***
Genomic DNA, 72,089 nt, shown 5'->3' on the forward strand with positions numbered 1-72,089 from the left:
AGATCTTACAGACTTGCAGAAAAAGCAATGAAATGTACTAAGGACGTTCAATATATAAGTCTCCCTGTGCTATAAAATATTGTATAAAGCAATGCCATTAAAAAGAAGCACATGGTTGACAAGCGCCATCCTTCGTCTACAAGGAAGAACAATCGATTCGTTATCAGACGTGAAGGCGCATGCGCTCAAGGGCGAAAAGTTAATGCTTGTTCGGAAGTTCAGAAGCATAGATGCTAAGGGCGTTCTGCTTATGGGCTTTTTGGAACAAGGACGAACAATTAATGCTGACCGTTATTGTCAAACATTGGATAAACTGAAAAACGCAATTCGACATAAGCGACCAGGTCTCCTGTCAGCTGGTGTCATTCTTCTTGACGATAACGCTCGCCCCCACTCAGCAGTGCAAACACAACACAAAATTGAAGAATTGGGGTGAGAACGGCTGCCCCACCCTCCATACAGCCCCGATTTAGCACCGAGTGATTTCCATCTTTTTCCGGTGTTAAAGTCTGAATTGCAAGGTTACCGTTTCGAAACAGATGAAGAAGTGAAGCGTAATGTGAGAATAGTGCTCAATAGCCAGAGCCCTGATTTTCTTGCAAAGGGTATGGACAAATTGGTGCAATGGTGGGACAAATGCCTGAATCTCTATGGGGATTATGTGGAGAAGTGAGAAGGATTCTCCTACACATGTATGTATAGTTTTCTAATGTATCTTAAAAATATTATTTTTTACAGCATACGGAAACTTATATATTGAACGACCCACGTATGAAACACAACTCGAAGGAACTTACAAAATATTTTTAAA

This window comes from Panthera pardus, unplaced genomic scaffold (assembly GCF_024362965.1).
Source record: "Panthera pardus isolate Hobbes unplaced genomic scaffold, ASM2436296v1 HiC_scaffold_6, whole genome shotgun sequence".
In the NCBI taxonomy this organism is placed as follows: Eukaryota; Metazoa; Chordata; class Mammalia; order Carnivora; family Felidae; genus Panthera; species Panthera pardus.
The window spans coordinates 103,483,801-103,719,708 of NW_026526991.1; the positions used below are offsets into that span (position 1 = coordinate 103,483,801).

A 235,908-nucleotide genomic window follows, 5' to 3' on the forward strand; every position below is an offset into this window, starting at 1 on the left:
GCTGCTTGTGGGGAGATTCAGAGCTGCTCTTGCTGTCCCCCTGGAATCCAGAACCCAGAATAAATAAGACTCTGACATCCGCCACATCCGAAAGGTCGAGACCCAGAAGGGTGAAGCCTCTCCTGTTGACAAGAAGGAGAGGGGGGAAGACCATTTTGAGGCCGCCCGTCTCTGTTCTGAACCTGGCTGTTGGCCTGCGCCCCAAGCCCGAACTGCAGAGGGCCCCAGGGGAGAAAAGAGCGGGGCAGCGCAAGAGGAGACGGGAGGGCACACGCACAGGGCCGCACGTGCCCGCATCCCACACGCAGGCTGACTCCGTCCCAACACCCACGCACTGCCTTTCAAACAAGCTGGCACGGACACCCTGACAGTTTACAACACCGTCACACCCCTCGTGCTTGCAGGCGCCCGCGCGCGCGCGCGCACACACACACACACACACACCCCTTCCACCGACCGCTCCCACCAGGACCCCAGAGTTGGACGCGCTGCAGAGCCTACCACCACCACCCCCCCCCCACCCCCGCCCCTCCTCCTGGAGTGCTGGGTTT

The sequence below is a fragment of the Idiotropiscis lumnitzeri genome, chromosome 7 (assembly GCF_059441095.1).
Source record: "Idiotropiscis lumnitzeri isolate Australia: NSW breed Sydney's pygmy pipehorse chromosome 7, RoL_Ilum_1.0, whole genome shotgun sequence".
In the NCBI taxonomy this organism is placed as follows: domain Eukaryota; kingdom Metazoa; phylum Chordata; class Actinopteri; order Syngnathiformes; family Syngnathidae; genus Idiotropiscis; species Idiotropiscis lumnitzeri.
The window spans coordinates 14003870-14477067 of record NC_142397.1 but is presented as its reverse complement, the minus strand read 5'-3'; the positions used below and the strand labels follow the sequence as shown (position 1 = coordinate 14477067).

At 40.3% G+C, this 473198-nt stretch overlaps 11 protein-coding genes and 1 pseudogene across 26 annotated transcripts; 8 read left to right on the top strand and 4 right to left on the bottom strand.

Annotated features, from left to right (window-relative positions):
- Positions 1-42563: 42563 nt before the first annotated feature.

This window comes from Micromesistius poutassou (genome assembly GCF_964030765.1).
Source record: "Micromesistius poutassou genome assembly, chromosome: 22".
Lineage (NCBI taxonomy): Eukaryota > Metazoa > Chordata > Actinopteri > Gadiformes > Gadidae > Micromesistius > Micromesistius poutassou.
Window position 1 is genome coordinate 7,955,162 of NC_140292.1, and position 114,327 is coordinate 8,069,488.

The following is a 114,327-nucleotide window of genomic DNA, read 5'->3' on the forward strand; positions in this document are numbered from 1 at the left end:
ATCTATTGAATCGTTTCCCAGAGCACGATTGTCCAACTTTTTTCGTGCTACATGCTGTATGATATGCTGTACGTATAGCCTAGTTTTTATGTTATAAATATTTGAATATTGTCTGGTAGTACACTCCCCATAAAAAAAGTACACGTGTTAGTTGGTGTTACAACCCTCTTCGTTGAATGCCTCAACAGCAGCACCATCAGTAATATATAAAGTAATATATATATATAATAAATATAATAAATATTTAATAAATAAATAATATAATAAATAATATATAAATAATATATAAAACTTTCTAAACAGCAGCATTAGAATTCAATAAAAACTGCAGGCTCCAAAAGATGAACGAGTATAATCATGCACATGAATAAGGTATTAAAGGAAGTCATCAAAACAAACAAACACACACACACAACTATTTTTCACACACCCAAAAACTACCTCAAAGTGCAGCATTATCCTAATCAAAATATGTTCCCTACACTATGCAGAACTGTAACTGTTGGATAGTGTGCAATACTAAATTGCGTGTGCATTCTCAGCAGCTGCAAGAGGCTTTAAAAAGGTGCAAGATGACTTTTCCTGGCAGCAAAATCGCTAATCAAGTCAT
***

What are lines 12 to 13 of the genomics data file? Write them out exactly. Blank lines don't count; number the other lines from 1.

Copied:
The window spans coordinates 14003870-14477067 of record NC_142397.1 but is presented as its reverse complement, the minus strand read 5'-3'; the positions used below and the strand labels follow the sequence as shown (position 1 = coordinate 14477067).

At 40.3% G+C, this 473198-nt stretch overlaps 11 protein-coding genes and 1 pseudogene across 26 annotated transcripts; 8 read left to right on the top strand and 4 right to left on the bottom strand.